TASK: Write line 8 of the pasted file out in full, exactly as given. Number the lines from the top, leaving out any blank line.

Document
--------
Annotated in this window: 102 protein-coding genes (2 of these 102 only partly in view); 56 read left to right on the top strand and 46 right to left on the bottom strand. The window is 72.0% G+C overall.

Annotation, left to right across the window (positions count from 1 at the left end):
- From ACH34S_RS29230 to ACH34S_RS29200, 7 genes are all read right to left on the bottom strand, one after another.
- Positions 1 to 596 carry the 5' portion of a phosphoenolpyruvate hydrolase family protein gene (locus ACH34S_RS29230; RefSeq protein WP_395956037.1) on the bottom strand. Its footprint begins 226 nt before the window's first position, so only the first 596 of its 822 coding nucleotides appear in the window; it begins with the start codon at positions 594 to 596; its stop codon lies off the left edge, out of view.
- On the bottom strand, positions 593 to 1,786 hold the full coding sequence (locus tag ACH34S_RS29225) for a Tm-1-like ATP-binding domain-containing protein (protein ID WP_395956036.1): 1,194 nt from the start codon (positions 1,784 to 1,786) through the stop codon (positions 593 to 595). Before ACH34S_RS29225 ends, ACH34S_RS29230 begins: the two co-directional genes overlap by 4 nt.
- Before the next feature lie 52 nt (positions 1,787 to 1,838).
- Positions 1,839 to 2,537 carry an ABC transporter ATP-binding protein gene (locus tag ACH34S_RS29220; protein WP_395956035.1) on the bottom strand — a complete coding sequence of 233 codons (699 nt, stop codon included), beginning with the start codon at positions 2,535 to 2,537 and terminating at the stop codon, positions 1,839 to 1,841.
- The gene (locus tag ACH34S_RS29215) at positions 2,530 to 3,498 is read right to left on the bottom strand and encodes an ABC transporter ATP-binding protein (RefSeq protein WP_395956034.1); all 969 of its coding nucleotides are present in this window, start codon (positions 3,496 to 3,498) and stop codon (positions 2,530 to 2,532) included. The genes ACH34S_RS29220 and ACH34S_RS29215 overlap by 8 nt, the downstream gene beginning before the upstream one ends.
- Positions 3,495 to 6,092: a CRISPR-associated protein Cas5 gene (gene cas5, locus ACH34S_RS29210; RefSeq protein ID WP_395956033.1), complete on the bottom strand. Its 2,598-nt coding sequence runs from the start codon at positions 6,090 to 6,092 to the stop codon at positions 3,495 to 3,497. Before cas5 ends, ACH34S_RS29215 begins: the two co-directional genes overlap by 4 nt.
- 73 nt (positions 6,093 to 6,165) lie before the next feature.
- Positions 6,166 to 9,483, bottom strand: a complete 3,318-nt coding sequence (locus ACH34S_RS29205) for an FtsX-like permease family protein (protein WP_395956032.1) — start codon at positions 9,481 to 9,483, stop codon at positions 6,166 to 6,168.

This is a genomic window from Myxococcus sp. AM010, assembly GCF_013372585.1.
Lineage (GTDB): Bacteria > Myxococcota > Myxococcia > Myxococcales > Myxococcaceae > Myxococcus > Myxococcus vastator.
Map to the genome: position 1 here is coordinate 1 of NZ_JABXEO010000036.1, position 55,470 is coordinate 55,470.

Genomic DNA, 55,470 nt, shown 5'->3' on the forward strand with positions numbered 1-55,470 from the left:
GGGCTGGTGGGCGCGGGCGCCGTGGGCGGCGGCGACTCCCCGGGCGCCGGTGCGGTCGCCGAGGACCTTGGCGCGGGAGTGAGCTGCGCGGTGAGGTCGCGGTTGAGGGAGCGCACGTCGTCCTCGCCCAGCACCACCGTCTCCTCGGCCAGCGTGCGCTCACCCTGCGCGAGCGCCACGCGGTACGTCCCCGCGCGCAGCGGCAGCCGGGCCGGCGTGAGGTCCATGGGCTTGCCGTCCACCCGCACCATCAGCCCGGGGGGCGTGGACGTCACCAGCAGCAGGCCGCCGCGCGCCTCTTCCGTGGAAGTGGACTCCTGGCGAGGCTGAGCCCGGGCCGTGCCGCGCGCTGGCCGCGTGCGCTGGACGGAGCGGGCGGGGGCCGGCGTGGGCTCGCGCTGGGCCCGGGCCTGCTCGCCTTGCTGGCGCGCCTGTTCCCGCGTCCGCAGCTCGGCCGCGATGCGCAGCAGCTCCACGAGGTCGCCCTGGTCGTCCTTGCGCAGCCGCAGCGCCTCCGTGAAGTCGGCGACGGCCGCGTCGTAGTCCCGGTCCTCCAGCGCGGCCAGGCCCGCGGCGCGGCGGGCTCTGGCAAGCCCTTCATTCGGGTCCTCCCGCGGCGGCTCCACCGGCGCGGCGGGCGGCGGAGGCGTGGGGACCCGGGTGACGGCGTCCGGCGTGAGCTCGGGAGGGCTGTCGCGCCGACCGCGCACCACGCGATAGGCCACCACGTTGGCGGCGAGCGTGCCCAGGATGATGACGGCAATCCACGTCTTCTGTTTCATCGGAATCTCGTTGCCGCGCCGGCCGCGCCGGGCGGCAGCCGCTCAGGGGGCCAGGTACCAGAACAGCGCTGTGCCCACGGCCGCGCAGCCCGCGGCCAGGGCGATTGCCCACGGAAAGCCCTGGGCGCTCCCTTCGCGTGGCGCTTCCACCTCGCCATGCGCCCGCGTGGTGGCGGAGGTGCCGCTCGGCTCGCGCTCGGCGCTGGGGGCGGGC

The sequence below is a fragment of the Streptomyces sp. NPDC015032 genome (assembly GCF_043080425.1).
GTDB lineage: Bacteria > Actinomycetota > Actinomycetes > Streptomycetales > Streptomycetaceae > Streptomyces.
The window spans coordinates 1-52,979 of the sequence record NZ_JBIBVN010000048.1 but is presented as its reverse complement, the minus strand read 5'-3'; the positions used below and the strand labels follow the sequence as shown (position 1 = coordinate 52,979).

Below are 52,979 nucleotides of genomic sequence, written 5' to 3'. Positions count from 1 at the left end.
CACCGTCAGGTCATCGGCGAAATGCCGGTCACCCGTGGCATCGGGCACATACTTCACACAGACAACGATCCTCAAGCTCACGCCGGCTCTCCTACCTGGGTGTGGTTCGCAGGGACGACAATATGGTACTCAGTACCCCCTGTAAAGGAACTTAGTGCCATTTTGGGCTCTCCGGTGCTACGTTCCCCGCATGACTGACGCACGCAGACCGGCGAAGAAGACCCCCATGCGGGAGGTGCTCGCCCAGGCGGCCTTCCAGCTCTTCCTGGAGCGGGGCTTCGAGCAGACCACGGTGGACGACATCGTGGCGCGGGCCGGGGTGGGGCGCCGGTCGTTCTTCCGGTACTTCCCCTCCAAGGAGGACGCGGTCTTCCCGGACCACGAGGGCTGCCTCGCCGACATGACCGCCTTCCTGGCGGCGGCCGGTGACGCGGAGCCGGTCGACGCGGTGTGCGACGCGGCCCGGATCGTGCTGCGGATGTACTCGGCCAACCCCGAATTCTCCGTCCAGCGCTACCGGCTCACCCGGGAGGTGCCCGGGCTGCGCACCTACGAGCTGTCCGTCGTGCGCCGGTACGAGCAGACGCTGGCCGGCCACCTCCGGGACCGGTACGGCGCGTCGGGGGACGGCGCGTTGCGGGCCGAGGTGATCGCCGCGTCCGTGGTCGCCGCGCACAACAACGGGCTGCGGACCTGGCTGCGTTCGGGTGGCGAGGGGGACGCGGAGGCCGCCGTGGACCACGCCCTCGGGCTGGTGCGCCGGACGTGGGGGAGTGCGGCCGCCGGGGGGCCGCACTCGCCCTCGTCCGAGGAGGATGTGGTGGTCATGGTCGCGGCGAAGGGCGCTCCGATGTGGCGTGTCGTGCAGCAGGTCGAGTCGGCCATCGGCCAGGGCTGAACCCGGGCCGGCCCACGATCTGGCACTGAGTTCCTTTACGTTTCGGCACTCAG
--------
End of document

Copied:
- The gene (locus tag ACH34S_RS29215) at positions 2,530 to 3,498 is read right to left on the bottom strand and encodes an ABC transporter ATP-binding protein (RefSeq protein WP_395956034.1); all 969 of its coding nucleotides are present in this window, start codon (positions 3,496 to 3,498) and stop codon (positions 2,530 to 2,532) included. The genes ACH34S_RS29220 and ACH34S_RS29215 overlap by 8 nt, the downstream gene beginning before the upstream one ends.